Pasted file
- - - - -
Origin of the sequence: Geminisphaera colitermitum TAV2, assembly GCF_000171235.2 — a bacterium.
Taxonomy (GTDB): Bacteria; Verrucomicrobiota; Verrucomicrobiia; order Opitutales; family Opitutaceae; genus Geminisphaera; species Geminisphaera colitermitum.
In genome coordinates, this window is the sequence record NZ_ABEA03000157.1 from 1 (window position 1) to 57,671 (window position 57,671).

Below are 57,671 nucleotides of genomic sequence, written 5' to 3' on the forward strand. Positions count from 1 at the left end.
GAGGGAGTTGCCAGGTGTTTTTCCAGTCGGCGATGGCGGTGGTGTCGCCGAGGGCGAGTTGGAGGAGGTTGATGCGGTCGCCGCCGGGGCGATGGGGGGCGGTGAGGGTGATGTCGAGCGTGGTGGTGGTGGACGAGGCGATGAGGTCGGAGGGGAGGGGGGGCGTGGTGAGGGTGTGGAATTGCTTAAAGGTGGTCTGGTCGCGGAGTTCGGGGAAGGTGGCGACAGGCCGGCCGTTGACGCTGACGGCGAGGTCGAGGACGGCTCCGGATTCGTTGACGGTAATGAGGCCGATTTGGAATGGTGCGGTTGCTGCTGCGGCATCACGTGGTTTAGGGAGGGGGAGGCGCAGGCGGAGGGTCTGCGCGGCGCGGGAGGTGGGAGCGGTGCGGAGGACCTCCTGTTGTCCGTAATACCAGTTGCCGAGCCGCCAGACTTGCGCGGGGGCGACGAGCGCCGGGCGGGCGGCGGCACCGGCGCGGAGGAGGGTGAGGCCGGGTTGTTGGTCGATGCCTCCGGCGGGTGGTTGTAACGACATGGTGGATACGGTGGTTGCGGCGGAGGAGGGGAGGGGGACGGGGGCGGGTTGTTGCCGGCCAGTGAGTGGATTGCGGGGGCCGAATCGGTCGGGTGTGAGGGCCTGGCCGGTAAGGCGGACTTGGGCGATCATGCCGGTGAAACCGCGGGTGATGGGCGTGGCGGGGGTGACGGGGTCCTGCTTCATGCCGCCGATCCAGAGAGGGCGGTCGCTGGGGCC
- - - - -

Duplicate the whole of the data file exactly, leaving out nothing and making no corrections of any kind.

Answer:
Origin of the sequence: Geminisphaera colitermitum TAV2, assembly GCF_000171235.2 — a bacterium.
Taxonomy (GTDB): Bacteria; Verrucomicrobiota; Verrucomicrobiia; order Opitutales; family Opitutaceae; genus Geminisphaera; species Geminisphaera colitermitum.
In genome coordinates, this window is the sequence record NZ_ABEA03000157.1 from 1 (window position 1) to 57,671 (window position 57,671).

Below are 57,671 nucleotides of genomic sequence, written 5' to 3' on the forward strand. Positions count from 1 at the left end.
GAGGGAGTTGCCAGGTGTTTTTCCAGTCGGCGATGGCGGTGGTGTCGCCGAGGGCGAGTTGGAGGAGGTTGATGCGGTCGCCGCCGGGGCGATGGGGGGCGGTGAGGGTGATGTCGAGCGTGGTGGTGGTGGACGAGGCGATGAGGTCGGAGGGGAGGGGGGGCGTGGTGAGGGTGTGGAATTGCTTAAAGGTGGTCTGGTCGCGGAGTTCGGGGAAGGTGGCGACAGGCCGGCCGTTGACGCTGACGGCGAGGTCGAGGACGGCTCCGGATTCGTTGACGGTAATGAGGCCGATTTGGAATGGTGCGGTTGCTGCTGCGGCATCACGTGGTTTAGGGAGGGGGAGGCGCAGGCGGAGGGTCTGCGCGGCGCGGGAGGTGGGAGCGGTGCGGAGGACCTCCTGTTGTCCGTAATACCAGTTGCCGAGCCGCCAGACTTGCGCGGGGGCGACGAGCGCCGGGCGGGCGGCGGCACCGGCGCGGAGGAGGGTGAGGCCGGGTTGTTGGTCGATGCCTCCGGCGGGTGGTTGTAACGACATGGTGGATACGGTGGTTGCGGCGGAGGAGGGGAGGGGGACGGGGGCGGGTTGTTGCCGGCCAGTGAGTGGATTGCGGGGGCCGAATCGGTCGGGTGTGAGGGCCTGGCCGGTAAGGCGGACTTGGGCGATCATGCCGGTGAAACCGCGGGTGATGGGCGTGGCGGGGGTGACGGGGTCCTGCTTCATGCCGCCGATCCAGAGAGGGCGGTCGCTGGGGCC